Hull shape can have a dramatic effect on canoe speed. We’ve outlined hull rocker and profile, but the other hull factor is width and shape as seen from above. A wide canoe with blunt ends will be slower as it displaces more water and fights more friction.

A canoe with sharp entry lines is more efficient and faster, but offers less cargo storage space.

Entry line is a term used to describe the sharpness of the bow (or stern).

If your canoe is very wide, it will likely have blunt entry lines, while a narrow canoe (especially if it’s really long) will have a very sharp entry which makes it faster, but also more susceptible to taking on water by smashing through waves rather than riding over the top of them.

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Racing Canoe – Asymmetrical design for extreme speed

A racing canoe will have an asymmetrical hull shape (as seen from above) which maximizes all the elements that make a canoe faster like a sharp bow entry line, enough stability to keep it upright, and enough length to maximize the wavelength (and speed).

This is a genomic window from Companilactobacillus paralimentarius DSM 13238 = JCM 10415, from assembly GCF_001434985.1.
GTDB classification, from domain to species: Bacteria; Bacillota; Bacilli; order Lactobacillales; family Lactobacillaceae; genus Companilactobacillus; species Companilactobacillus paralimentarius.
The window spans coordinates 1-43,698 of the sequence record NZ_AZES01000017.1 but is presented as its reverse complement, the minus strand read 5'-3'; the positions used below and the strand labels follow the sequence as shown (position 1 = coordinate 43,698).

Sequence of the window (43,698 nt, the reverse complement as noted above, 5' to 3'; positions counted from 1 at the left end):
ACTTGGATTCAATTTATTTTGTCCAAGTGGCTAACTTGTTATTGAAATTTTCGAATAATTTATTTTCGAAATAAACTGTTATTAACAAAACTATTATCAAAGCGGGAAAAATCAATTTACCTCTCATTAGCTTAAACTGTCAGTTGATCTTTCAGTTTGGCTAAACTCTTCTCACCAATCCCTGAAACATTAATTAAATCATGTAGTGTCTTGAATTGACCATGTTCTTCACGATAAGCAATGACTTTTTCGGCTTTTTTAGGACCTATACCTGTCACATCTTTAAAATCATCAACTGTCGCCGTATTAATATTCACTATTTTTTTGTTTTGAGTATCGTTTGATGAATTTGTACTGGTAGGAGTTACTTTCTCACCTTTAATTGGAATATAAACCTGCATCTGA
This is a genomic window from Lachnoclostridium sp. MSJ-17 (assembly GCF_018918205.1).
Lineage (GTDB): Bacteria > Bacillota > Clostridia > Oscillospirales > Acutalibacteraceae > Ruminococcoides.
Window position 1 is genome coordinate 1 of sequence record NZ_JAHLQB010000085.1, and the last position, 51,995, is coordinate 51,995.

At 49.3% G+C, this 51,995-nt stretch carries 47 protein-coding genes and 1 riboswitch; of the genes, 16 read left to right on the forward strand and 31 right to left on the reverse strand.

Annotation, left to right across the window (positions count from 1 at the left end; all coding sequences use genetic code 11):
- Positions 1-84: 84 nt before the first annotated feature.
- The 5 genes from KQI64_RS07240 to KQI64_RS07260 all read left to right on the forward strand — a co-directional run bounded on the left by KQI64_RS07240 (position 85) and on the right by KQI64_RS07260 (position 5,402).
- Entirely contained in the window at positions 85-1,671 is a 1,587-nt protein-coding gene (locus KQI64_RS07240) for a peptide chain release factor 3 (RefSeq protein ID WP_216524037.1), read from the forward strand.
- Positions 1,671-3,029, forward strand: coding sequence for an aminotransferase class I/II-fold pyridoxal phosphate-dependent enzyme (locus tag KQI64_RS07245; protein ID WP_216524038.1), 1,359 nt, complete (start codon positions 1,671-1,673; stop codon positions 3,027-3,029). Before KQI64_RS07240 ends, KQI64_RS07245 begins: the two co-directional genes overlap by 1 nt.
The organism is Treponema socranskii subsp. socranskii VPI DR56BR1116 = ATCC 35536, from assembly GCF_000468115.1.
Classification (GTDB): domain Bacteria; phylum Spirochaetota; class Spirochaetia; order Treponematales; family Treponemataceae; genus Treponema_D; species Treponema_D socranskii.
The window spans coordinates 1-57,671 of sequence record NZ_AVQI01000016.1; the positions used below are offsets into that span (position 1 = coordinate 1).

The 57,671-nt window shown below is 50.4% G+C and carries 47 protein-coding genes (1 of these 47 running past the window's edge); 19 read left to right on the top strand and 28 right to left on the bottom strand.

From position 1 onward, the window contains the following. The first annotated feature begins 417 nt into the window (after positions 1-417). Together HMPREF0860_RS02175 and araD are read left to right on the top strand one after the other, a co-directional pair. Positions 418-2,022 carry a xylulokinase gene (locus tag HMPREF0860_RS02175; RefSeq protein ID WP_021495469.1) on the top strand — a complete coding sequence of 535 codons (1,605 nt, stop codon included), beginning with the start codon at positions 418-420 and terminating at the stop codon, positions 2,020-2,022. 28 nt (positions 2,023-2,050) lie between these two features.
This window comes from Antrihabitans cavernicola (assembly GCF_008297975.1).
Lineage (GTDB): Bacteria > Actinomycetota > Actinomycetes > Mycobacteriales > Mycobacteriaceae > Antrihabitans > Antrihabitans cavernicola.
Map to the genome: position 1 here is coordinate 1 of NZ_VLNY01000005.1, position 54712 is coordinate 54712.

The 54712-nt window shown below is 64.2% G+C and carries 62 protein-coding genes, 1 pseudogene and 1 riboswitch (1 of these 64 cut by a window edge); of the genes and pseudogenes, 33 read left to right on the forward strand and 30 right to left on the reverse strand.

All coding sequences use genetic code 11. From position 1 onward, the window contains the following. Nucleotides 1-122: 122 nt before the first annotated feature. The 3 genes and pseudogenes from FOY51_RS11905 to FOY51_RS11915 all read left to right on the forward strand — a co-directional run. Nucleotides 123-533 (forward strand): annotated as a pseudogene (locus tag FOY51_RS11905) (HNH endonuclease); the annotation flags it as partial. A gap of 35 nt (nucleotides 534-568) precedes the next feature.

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Hull profile has quite a bit to do with adding to (or subtracting from) the canoe’s speed factor. A typical hull profile is either wide and flat-bottomed or has a shallow arch. These are great for stability and user-friendliness, but not for speed.

Ideally, your canoe’s hull would have minimal water contact to reduce friction. The round hull in the illustration above is similar to the shape of an actual Olympic racing canoe. It has more of a “V-shape” than even a normal round hull.

Stability is minimized, while speed is maximized.

How Fast Can a Canoe Go?

I did a speed test with myself and my wife in an empty but far from efficient 16-foot kevlar prospector canoe and here’s how fast we got it to go!


While other factors determine the speed of a canoe (environmental, like wind speed/direction, etc. and hull depth) their effects on a canoe are either minimal or environmentally variable (which takes them out of the canoe design equation).


Abstract from K.S. Varyani – University of Glasgow

Sailing Magazine – How to Articles

Pete Stack

After 40 years of experience canoeing, camping, fishing, hiking and climbing in the Ontario wilderness, Pete is eager to combine his love for the outdoors with his passion to write. It is our hope that his knowledge can be passed on through this site and on Rugged Outdoors Guide on YouTube.